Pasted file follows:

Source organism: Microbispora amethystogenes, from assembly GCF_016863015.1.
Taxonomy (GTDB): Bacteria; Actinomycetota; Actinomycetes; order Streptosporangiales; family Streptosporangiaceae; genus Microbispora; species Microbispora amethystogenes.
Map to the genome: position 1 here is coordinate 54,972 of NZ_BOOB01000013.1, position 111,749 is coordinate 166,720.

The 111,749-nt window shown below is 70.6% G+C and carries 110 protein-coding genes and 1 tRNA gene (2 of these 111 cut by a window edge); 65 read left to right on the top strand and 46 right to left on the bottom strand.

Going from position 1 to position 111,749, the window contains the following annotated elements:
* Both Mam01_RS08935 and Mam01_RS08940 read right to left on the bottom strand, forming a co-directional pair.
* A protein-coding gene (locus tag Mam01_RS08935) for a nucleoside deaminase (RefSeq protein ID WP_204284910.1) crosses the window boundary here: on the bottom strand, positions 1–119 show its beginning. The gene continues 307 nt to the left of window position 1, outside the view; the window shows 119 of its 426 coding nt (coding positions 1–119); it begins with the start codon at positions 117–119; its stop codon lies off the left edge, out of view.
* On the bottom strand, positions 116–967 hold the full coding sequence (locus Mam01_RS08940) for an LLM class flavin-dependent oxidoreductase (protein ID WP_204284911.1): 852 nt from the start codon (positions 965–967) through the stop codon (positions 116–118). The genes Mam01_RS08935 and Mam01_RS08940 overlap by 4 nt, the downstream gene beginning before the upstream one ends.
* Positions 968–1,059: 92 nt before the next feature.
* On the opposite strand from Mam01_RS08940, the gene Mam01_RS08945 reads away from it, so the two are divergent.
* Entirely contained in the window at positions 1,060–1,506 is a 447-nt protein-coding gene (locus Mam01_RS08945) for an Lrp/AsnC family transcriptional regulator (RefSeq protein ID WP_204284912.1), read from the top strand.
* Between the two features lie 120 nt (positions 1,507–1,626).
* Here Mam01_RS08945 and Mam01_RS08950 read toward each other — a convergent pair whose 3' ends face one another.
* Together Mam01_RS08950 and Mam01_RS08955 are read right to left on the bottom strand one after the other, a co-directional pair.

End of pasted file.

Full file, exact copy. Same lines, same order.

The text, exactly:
Source organism: Microbispora amethystogenes, from assembly GCF_016863015.1.
Taxonomy (GTDB): Bacteria; Actinomycetota; Actinomycetes; order Streptosporangiales; family Streptosporangiaceae; genus Microbispora; species Microbispora amethystogenes.
Map to the genome: position 1 here is coordinate 54,972 of NZ_BOOB01000013.1, position 111,749 is coordinate 166,720.

The 111,749-nt window shown below is 70.6% G+C and carries 110 protein-coding genes and 1 tRNA gene (2 of these 111 cut by a window edge); 65 read left to right on the top strand and 46 right to left on the bottom strand.

Going from position 1 to position 111,749, the window contains the following annotated elements:
* Both Mam01_RS08935 and Mam01_RS08940 read right to left on the bottom strand, forming a co-directional pair.
* A protein-coding gene (locus tag Mam01_RS08935) for a nucleoside deaminase (RefSeq protein ID WP_204284910.1) crosses the window boundary here: on the bottom strand, positions 1–119 show its beginning. The gene continues 307 nt to the left of window position 1, outside the view; the window shows 119 of its 426 coding nt (coding positions 1–119); it begins with the start codon at positions 117–119; its stop codon lies off the left edge, out of view.
* On the bottom strand, positions 116–967 hold the full coding sequence (locus Mam01_RS08940) for an LLM class flavin-dependent oxidoreductase (protein ID WP_204284911.1): 852 nt from the start codon (positions 965–967) through the stop codon (positions 116–118). The genes Mam01_RS08935 and Mam01_RS08940 overlap by 4 nt, the downstream gene beginning before the upstream one ends.
* Positions 968–1,059: 92 nt before the next feature.
* On the opposite strand from Mam01_RS08940, the gene Mam01_RS08945 reads away from it, so the two are divergent.
* Entirely contained in the window at positions 1,060–1,506 is a 447-nt protein-coding gene (locus Mam01_RS08945) for an Lrp/AsnC family transcriptional regulator (RefSeq protein ID WP_204284912.1), read from the top strand.
* Between the two features lie 120 nt (positions 1,507–1,626).
* Here Mam01_RS08945 and Mam01_RS08950 read toward each other — a convergent pair whose 3' ends face one another.
* Together Mam01_RS08950 and Mam01_RS08955 are read right to left on the bottom strand one after the other, a co-directional pair.